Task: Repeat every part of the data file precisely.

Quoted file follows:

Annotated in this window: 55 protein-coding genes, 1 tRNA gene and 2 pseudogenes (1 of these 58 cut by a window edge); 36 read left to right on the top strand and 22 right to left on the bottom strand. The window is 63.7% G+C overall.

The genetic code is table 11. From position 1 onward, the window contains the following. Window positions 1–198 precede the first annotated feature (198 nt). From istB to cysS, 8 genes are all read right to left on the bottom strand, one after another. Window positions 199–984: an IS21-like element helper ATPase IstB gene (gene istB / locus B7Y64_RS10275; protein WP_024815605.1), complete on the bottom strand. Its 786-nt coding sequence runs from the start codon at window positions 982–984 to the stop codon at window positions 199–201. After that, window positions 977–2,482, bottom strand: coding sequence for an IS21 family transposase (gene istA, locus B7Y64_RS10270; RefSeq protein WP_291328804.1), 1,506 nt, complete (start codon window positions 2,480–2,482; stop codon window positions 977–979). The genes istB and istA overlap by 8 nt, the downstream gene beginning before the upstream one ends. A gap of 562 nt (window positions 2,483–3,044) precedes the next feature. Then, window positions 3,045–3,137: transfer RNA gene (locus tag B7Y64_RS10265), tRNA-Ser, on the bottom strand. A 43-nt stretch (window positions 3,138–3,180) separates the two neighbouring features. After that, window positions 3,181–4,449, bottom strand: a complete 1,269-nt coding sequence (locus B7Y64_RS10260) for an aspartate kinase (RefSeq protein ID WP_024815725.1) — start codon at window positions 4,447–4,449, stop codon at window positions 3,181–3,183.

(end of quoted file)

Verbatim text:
Annotated in this window: 55 protein-coding genes, 1 tRNA gene and 2 pseudogenes (1 of these 58 cut by a window edge); 36 read left to right on the top strand and 22 right to left on the bottom strand. The window is 63.7% G+C overall.

The genetic code is table 11. From position 1 onward, the window contains the following. Window positions 1–198 precede the first annotated feature (198 nt). From istB to cysS, 8 genes are all read right to left on the bottom strand, one after another. Window positions 199–984: an IS21-like element helper ATPase IstB gene (gene istB / locus B7Y64_RS10275; protein WP_024815605.1), complete on the bottom strand. Its 786-nt coding sequence runs from the start codon at window positions 982–984 to the stop codon at window positions 199–201. After that, window positions 977–2,482, bottom strand: coding sequence for an IS21 family transposase (gene istA, locus B7Y64_RS10270; RefSeq protein WP_291328804.1), 1,506 nt, complete (start codon window positions 2,480–2,482; stop codon window positions 977–979). The genes istB and istA overlap by 8 nt, the downstream gene beginning before the upstream one ends. A gap of 562 nt (window positions 2,483–3,044) precedes the next feature. Then, window positions 3,045–3,137: transfer RNA gene (locus tag B7Y64_RS10265), tRNA-Ser, on the bottom strand. A 43-nt stretch (window positions 3,138–3,180) separates the two neighbouring features. After that, window positions 3,181–4,449, bottom strand: a complete 1,269-nt coding sequence (locus B7Y64_RS10260) for an aspartate kinase (RefSeq protein ID WP_024815725.1) — start codon at window positions 4,447–4,449, stop codon at window positions 3,181–3,183.